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Brm sampling techniques

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Brm sampling techniques

  1. 1. SAMPLING
  2. 2. SAMPLING CONCEPTS       Population: Population refers to any group of people or objects that form the subject of study in a particular survey and are similar in one or more ways. Element: An element comprises a single member of the population. Sample: It is a subset of the population. It comprises only some elements of the population. Sampling unit: A sampling unit is a single member of the sample. Sampling: It is a process of selecting an adequate number of elements from the population so that the study of the sample will not only help in understanding the characteristics of the population but will also enable us to generalize the results. Census (or complete enumeration): An examination of each and every element of the population is called census or complete enumeration.
  3. 3. ADVANTAGES OF SAMPLE OVER CENSUS  Sample saves time and cost.  There are situations where a sample is the only option.  The study of a sample instead of complete enumeration may, at times, produce more reliable results. A census is appropriate when the population size is small.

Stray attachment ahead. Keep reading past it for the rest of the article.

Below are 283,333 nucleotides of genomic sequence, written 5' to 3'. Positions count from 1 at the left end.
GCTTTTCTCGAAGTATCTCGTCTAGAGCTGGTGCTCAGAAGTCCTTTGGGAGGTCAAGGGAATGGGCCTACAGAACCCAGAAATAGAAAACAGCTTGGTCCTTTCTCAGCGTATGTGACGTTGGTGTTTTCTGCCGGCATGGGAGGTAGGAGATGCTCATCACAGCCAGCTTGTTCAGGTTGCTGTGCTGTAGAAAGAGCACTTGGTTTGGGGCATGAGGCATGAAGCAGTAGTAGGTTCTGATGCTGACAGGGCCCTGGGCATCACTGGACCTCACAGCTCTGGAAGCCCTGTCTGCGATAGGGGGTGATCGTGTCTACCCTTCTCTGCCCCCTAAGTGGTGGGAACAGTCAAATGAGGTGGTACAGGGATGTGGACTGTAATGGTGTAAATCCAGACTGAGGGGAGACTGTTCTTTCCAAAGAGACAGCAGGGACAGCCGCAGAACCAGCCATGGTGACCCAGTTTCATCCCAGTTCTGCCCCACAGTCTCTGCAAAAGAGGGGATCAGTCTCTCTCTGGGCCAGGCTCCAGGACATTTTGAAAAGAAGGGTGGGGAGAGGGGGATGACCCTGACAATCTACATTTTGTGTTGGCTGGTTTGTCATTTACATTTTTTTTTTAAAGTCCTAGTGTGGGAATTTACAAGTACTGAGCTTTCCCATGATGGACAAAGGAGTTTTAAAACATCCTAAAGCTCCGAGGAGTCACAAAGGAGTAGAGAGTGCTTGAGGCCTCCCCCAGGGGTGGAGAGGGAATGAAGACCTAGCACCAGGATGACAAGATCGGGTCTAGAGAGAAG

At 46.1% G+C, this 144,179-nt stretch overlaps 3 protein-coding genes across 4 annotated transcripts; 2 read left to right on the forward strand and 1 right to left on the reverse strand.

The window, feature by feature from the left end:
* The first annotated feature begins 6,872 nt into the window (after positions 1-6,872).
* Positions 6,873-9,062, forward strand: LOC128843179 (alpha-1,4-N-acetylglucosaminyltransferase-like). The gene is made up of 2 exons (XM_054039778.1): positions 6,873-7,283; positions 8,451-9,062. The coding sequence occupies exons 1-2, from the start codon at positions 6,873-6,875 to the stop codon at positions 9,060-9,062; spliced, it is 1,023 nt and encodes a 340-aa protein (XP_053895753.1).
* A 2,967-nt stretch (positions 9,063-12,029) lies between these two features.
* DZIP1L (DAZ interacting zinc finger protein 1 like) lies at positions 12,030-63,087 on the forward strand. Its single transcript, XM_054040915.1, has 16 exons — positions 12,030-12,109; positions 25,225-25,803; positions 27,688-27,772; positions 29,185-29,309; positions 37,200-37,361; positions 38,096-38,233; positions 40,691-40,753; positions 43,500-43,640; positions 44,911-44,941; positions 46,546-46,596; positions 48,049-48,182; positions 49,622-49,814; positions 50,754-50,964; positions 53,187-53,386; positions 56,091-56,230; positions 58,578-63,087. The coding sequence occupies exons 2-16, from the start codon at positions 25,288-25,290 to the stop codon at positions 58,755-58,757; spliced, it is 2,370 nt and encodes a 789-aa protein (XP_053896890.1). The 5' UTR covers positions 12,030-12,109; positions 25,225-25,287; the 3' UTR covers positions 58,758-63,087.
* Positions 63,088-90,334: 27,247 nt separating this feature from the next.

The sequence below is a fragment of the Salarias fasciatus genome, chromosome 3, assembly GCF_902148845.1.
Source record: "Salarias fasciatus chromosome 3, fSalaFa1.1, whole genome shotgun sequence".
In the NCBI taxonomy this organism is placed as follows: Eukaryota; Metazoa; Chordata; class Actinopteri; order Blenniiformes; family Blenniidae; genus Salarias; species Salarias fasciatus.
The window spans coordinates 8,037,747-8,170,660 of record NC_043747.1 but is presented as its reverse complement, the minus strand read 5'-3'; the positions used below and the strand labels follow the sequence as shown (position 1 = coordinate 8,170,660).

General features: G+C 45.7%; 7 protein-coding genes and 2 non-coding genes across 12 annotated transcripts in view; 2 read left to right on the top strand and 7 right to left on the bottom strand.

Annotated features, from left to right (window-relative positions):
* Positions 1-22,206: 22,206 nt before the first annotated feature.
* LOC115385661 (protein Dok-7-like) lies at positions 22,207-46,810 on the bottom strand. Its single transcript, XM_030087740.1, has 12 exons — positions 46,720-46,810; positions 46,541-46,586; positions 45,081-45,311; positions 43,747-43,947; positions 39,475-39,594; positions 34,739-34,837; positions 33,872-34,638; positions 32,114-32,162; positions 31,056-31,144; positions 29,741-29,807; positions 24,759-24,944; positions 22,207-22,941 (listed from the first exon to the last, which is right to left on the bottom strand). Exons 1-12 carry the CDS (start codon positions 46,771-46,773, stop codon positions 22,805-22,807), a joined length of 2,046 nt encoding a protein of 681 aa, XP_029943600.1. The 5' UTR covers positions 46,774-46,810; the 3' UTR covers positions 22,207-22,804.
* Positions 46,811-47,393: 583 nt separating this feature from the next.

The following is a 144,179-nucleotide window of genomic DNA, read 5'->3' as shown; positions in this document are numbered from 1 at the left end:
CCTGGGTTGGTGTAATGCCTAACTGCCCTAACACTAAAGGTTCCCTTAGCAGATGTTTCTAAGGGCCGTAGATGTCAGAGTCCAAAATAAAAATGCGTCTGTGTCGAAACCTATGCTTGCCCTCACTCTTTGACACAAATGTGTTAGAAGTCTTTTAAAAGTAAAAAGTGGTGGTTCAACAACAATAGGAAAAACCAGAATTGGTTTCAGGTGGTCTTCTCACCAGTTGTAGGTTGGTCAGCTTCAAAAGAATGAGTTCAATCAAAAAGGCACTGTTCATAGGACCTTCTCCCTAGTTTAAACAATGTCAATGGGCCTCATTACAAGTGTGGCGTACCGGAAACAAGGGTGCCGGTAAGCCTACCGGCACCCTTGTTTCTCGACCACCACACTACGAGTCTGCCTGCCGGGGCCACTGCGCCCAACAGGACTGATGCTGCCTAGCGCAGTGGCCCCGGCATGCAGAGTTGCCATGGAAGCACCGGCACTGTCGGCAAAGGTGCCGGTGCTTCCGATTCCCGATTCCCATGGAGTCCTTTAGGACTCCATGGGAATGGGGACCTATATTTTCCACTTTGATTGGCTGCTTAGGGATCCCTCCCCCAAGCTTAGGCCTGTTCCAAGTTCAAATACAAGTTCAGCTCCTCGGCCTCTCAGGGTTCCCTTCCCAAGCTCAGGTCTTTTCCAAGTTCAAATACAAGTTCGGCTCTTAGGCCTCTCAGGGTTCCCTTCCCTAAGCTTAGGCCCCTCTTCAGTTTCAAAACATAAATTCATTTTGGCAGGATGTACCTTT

4. 4. SAMPLING VS NON-SAMPLING ERROR  Sampling error: This error arises when a sample is not representative of the population.  Non-sampling error: This error arises not because a sample is not a representative of the population but because of other reasons. Some of these reasons are listed below:  Plain lying by the respondent.  The error can arise while transferring the data from the questionnaire to the spreadsheet on the computer.  There can be errors at the time of coding, tabulation and computation.  Population of the study is not properly defined  Respondent may refuse to be part of the study.  There may be a sampling frame error.
  5. 5. TYPES OF SAMPLING Probability Sampling – Probability Sampling are used in conclusive research. In a probability sampling design, each and every element of the population has a known chance of being selected in the sample. Types of Probability Sampling Simple random sampling with replacement Simple random sampling without replacement Systematic Stratified Cluster sampling random sampling sampling
  6. 6. SIMPLE RANDOM SAMPLING  Each element in the population has a known and equal probability of selection.  Each possible sample of a given size (n) has a known and equal probability of being the sample actually selected.  This implies that every element is selected independently of every other element.